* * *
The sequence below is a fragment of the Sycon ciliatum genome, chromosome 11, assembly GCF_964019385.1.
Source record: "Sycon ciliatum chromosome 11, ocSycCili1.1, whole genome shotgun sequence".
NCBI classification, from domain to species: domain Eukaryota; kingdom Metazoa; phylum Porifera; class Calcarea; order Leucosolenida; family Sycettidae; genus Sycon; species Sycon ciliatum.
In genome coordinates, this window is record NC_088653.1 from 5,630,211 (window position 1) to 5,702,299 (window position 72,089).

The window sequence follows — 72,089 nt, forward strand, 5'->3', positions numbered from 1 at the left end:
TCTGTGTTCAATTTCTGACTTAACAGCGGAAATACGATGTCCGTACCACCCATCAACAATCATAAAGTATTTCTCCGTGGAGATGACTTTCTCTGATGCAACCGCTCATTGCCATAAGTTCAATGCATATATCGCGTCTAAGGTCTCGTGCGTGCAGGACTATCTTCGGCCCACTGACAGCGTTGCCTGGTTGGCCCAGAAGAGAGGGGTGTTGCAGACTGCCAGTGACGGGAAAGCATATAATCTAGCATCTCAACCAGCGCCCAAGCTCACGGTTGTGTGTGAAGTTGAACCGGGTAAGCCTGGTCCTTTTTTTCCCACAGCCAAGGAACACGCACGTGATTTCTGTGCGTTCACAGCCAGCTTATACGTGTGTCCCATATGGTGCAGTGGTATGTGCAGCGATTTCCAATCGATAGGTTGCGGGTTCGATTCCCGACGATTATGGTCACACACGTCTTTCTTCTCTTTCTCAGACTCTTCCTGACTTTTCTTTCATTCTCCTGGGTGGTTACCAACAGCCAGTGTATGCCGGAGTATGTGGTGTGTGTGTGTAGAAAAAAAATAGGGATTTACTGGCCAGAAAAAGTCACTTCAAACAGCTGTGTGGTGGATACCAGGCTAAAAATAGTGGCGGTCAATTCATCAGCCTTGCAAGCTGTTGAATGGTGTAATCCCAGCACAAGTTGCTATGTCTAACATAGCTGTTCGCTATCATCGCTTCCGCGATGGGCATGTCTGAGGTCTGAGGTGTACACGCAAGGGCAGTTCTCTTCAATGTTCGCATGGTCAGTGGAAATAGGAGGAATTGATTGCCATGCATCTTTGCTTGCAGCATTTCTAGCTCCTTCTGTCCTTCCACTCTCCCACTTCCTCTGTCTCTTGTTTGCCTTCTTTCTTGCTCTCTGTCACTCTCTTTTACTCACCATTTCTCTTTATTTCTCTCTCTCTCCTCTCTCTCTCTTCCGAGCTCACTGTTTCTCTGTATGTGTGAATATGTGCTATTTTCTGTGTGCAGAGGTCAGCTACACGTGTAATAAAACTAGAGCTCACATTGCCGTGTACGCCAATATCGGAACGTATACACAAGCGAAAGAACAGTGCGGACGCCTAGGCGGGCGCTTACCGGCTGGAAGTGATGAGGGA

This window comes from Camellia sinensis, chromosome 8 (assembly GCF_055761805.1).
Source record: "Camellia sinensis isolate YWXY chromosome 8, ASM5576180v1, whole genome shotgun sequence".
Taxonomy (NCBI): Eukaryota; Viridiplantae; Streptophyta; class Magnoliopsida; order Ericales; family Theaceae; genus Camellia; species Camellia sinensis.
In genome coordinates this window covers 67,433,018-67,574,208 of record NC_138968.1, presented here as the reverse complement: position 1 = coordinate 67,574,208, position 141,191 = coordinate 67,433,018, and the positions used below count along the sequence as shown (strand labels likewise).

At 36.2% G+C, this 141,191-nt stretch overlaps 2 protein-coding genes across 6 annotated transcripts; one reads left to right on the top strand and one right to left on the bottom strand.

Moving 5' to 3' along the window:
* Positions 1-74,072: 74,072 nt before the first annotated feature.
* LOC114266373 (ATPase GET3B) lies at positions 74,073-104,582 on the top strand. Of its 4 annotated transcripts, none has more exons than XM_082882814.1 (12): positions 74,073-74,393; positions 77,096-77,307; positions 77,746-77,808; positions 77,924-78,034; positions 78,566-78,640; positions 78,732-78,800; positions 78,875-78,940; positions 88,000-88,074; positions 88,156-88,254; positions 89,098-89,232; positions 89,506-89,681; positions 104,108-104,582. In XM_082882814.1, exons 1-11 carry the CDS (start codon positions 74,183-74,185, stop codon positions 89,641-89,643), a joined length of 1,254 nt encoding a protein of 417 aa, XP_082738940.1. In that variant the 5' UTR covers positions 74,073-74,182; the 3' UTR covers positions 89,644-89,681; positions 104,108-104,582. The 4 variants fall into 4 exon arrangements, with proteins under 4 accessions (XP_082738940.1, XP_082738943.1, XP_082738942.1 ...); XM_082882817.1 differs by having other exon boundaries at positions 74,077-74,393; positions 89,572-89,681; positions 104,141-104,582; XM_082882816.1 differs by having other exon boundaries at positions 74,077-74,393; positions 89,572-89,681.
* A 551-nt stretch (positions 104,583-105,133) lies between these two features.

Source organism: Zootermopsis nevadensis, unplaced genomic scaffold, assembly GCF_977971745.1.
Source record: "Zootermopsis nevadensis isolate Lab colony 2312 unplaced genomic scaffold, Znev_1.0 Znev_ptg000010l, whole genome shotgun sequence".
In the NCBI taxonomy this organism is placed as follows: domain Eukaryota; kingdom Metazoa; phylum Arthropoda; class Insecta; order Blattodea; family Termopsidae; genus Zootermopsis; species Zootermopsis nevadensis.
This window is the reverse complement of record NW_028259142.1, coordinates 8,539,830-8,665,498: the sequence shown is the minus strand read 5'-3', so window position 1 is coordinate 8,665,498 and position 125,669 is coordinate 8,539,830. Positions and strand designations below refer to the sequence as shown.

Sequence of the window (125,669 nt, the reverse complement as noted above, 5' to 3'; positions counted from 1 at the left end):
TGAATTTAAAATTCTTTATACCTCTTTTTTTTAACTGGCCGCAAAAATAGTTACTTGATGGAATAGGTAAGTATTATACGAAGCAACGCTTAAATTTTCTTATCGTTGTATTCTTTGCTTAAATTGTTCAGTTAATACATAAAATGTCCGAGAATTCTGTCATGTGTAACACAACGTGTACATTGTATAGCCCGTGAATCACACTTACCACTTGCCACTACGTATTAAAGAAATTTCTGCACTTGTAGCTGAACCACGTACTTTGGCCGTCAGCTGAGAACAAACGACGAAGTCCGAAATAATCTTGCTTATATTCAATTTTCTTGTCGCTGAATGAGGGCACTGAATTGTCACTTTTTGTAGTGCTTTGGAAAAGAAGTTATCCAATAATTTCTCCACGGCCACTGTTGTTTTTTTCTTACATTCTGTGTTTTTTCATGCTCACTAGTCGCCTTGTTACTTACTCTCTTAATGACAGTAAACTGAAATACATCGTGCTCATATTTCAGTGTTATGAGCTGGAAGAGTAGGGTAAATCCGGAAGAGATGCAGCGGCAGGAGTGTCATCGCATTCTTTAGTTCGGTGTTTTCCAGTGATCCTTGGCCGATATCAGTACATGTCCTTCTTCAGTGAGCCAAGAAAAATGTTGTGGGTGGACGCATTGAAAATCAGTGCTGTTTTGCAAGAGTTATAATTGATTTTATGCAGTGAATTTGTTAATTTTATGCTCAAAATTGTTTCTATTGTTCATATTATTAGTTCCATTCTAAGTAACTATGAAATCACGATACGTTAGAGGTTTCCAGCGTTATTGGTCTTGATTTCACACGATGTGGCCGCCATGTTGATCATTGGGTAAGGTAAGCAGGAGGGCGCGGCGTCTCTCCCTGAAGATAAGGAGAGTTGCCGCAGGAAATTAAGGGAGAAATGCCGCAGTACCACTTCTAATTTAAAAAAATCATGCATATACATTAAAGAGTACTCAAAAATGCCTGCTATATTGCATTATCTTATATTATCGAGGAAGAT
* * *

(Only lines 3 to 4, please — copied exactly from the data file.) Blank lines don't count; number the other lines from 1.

NCBI classification, from domain to species: domain Eukaryota; kingdom Metazoa; phylum Porifera; class Calcarea; order Leucosolenida; family Sycettidae; genus Sycon; species Sycon ciliatum.
In genome coordinates, this window is record NC_088653.1 from 5,630,211 (window position 1) to 5,702,299 (window position 72,089).